Because it's a great way to keep others up to date on your research. Using BibDesk's RSS features can help you do this with a minimum of extra work because you only have to keep your bibliography updated, and BibDesk will generate the RSS files for you.
By posting an RSS file generated by BibDesk, you can allow others to keep posted on your research. If someone subscribes to your papers list, they will notice in their news aggregator when you post an updated version. They will notice if you change an entry as well as if you add new entries. All you have to do when you want to update your RSS feed is to export the bibTeX file using BibDesk and replace the old version on your web server with the new one.
You can also use RSS to keep a list of papers you want your colleagues or students to read.
As more people doing interesting research use RSS to publish their papers (and recommendations of papers), you will be able to stay on top of more new research by using an aggregator to notice new publications.
This is much more efficient than trying to keep track of conference proceedings and journals in paper form!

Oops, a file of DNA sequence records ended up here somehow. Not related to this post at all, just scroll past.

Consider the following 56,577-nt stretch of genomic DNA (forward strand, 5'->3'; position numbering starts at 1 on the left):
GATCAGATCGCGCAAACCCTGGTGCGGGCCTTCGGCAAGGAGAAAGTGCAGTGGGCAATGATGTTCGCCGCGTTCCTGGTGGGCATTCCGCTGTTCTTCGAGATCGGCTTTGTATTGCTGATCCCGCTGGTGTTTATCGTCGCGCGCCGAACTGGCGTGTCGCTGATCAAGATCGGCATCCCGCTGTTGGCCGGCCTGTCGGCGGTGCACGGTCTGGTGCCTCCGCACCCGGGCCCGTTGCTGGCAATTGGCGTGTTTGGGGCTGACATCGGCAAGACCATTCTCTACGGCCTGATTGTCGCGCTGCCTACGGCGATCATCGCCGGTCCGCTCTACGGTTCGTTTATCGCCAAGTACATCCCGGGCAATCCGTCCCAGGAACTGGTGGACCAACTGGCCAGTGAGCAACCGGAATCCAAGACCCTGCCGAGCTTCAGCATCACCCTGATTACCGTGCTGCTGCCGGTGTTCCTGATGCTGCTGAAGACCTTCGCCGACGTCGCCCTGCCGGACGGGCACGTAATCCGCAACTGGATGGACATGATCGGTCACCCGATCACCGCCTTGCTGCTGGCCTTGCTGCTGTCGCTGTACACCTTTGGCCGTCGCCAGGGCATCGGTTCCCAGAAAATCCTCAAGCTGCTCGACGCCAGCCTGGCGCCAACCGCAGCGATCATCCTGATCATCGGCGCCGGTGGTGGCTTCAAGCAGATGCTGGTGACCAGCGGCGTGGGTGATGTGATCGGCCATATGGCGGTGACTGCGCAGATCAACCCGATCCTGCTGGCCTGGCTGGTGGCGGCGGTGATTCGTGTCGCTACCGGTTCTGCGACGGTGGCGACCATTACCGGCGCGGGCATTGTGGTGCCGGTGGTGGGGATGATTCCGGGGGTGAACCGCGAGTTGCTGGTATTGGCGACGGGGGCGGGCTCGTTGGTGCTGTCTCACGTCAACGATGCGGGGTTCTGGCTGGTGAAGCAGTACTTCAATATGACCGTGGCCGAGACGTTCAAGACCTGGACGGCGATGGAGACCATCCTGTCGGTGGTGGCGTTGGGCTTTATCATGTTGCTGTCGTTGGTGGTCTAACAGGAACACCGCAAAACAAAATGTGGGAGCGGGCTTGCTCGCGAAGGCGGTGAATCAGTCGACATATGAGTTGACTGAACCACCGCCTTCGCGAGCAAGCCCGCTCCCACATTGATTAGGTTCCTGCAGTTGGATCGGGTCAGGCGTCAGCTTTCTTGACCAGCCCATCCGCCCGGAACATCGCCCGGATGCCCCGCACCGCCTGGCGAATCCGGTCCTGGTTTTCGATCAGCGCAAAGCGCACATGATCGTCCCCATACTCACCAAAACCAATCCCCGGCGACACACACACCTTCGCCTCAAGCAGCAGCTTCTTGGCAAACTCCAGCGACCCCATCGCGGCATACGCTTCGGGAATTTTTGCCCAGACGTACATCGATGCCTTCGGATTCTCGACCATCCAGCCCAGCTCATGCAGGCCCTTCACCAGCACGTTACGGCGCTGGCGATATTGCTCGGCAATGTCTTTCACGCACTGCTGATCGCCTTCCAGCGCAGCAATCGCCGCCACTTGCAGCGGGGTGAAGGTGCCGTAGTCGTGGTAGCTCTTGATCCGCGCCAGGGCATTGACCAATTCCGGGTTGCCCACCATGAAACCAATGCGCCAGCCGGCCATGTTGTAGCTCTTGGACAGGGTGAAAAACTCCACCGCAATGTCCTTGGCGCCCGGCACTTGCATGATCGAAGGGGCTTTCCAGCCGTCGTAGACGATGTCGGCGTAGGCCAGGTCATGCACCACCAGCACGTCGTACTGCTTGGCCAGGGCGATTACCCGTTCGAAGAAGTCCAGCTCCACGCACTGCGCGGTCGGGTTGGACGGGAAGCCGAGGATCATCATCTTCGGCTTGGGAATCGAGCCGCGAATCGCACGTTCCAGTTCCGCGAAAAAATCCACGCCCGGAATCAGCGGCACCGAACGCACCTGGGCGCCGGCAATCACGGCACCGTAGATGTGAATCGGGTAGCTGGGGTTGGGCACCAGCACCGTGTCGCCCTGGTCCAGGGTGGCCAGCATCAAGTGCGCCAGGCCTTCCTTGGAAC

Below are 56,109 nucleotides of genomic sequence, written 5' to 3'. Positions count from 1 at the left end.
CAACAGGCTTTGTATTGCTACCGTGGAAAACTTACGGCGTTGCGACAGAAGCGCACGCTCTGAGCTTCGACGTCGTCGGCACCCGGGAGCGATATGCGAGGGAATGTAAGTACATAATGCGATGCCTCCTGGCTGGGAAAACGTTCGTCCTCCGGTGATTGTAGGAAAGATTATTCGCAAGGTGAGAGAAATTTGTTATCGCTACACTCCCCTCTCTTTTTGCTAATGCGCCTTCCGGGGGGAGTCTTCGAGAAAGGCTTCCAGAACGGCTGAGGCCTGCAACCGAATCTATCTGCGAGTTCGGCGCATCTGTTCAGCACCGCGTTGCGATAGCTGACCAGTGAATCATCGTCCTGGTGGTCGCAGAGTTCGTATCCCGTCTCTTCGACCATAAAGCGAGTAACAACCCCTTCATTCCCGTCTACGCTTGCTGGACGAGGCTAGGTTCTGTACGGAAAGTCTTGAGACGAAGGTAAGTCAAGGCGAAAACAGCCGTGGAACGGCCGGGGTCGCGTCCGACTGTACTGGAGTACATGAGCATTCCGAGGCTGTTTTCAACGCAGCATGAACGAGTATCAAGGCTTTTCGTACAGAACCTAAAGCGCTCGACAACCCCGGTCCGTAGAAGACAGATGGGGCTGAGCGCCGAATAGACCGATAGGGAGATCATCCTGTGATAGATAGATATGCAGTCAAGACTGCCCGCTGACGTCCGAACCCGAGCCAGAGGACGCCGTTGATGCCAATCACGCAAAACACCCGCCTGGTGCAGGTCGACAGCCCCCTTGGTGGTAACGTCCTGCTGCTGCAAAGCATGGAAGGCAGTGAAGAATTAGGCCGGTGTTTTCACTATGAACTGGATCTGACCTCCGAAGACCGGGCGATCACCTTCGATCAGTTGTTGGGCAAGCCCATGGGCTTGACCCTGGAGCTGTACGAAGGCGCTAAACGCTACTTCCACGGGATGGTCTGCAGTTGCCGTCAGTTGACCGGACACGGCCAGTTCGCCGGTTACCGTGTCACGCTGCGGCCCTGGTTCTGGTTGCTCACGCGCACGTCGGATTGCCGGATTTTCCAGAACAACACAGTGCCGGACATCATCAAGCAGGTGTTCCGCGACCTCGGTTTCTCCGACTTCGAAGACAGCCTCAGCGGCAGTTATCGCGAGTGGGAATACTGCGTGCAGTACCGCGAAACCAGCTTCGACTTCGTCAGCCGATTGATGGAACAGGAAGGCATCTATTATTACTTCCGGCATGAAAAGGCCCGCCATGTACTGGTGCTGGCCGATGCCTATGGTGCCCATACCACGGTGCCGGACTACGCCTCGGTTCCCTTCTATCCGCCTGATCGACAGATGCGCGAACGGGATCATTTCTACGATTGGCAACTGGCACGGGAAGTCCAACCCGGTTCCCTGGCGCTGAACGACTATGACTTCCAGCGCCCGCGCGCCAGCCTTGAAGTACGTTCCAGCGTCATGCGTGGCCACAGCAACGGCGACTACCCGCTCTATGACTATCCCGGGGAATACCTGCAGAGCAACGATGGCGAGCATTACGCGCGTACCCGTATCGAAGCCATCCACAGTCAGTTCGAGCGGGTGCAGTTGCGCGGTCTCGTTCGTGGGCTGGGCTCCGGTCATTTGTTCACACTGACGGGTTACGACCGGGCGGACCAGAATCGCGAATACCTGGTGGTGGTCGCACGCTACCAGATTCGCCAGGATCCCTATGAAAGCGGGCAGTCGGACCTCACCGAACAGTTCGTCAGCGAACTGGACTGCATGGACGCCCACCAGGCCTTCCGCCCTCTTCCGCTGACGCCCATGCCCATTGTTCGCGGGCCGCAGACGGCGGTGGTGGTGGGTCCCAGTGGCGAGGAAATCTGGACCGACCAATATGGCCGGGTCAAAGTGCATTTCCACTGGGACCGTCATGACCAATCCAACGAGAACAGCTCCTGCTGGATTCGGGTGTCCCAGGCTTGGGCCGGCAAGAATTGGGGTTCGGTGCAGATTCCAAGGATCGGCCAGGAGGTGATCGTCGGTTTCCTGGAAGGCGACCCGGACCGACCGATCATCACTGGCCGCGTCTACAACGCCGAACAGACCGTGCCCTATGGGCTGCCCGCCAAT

NOTE: It's important to note that subscription doesn't require any resources from the person who is providing the feed. An application called a news aggregator periodically fetches the RSS file you post, and checks it for new items. So, as long as you post an RSS file somewhere accessible by http, people can subscribe to it! (You can also use the usual password protection for files via http to restrict the people who can subscribe, but that's outside the scope of this note. Ask your webmaster.)
Here is a short list of aggregators available for Mac OS X:
BibDesk will output RSS using the "Export to RSS..." command in the File menu.
I won't cover this part of these tools here - other websites do a fine job.
Written 2002, Michael McCracken - contact me with comments.